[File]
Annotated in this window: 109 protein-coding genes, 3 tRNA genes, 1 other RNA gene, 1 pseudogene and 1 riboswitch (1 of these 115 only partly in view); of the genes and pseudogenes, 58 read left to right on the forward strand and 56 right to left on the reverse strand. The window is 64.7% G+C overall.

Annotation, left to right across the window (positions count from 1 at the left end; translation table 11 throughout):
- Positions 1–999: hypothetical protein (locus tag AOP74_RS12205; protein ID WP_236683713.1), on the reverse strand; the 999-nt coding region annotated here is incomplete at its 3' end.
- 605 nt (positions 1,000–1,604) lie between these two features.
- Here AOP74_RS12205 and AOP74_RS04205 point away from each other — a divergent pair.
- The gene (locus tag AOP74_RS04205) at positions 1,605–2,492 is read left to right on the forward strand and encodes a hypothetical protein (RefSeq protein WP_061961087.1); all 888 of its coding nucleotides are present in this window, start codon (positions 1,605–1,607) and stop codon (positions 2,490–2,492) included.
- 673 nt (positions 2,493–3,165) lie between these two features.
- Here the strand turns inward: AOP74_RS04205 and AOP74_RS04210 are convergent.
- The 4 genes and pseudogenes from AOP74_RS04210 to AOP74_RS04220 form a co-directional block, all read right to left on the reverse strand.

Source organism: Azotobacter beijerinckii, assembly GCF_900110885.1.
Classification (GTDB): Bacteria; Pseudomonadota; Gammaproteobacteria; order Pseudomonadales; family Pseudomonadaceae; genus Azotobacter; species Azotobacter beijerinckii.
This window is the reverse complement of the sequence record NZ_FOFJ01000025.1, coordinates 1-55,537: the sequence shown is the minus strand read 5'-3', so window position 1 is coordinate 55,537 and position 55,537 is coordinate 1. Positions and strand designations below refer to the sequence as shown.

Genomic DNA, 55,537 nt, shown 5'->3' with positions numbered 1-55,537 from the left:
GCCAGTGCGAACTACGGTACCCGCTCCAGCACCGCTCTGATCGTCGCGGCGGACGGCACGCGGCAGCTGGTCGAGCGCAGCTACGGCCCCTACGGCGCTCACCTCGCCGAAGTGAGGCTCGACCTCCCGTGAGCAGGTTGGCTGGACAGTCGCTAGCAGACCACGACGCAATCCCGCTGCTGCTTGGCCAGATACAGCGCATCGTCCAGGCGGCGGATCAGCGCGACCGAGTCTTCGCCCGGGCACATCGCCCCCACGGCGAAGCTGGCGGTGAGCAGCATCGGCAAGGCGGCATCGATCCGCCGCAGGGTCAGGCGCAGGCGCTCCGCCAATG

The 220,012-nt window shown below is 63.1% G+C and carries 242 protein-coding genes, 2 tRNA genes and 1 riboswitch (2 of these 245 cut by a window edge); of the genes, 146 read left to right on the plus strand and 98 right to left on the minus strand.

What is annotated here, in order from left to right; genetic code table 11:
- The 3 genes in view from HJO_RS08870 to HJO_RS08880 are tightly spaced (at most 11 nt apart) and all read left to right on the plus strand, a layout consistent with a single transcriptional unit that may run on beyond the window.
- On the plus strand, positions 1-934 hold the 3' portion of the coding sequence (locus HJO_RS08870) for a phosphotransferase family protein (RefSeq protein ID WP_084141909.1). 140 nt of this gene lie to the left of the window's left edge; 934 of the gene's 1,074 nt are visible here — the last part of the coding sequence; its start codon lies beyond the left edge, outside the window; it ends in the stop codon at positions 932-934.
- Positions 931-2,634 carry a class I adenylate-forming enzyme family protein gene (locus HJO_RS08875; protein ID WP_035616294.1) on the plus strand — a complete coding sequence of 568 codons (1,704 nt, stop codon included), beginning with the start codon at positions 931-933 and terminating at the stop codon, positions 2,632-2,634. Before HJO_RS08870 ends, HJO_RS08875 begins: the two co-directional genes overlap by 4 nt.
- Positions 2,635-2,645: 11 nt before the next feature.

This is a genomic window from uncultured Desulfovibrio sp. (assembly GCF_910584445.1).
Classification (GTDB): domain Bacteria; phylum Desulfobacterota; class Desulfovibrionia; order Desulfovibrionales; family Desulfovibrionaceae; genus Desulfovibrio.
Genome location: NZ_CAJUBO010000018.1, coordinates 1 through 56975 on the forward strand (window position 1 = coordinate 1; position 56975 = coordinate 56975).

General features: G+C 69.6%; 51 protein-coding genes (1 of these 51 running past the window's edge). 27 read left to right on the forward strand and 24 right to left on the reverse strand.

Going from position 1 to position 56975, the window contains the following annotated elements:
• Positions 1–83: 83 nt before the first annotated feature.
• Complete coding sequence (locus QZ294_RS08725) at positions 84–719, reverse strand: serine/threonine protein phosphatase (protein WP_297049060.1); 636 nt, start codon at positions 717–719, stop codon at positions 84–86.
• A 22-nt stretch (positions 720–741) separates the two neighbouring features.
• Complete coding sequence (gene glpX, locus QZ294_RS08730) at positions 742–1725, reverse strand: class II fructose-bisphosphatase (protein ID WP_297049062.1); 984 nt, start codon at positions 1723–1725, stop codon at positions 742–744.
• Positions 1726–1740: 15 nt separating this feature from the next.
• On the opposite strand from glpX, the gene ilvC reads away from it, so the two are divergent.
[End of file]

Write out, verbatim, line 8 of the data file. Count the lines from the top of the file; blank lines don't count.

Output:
- Here the strand turns inward: AOP74_RS04205 and AOP74_RS04210 are convergent.